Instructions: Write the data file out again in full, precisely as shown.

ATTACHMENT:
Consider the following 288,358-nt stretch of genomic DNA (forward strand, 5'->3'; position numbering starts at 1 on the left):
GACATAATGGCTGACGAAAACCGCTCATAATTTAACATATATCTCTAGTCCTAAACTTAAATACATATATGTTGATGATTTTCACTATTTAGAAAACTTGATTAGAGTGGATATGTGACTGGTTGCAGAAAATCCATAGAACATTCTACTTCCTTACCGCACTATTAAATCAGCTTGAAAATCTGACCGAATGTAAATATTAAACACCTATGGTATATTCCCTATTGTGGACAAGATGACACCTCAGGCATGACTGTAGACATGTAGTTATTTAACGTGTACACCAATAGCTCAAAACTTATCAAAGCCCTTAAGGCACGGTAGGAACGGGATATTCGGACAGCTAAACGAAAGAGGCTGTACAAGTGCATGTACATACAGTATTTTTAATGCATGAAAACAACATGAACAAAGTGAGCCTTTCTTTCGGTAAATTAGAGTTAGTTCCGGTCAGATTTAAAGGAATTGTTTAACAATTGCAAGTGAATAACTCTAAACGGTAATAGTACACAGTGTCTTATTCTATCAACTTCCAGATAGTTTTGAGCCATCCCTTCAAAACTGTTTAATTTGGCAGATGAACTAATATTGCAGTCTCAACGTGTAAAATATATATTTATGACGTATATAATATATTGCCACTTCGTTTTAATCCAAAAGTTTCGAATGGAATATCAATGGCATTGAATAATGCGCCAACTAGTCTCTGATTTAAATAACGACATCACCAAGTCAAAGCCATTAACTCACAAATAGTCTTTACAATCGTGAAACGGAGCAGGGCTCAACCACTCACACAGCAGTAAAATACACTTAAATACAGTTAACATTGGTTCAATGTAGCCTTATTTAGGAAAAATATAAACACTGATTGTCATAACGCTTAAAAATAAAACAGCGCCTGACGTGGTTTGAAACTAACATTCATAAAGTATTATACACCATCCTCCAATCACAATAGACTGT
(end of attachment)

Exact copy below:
Consider the following 288,358-nt stretch of genomic DNA (forward strand, 5'->3'; position numbering starts at 1 on the left):
GACATAATGGCTGACGAAAACCGCTCATAATTTAACATATATCTCTAGTCCTAAACTTAAATACATATATGTTGATGATTTTCACTATTTAGAAAACTTGATTAGAGTGGATATGTGACTGGTTGCAGAAAATCCATAGAACATTCTACTTCCTTACCGCACTATTAAATCAGCTTGAAAATCTGACCGAATGTAAATATTAAACACCTATGGTATATTCCCTATTGTGGACAAGATGACACCTCAGGCATGACTGTAGACATGTAGTTATTTAACGTGTACACCAATAGCTCAAAACTTATCAAAGCCCTTAAGGCACGGTAGGAACGGGATATTCGGACAGCTAAACGAAAGAGGCTGTACAAGTGCATGTACATACAGTATTTTTAATGCATGAAAACAACATGAACAAAGTGAGCCTTTCTTTCGGTAAATTAGAGTTAGTTCCGGTCAGATTTAAAGGAATTGTTTAACAATTGCAAGTGAATAACTCTAAACGGTAATAGTACACAGTGTCTTATTCTATCAACTTCCAGATAGTTTTGAGCCATCCCTTCAAAACTGTTTAATTTGGCAGATGAACTAATATTGCAGTCTCAACGTGTAAAATATATATTTATGACGTATATAATATATTGCCACTTCGTTTTAATCCAAAAGTTTCGAATGGAATATCAATGGCATTGAATAATGCGCCAACTAGTCTCTGATTTAAATAACGACATCACCAAGTCAAAGCCATTAACTCACAAATAGTCTTTACAATCGTGAAACGGAGCAGGGCTCAACCACTCACACAGCAGTAAAATACACTTAAATACAGTTAACATTGGTTCAATGTAGCCTTATTTAGGAAAAATATAAACACTGATTGTCATAACGCTTAAAAATAAAACAGCGCCTGACGTGGTTTGAAACTAACATTCATAAAGTATTATACACCATCCTCCAATCACAATAGACTGT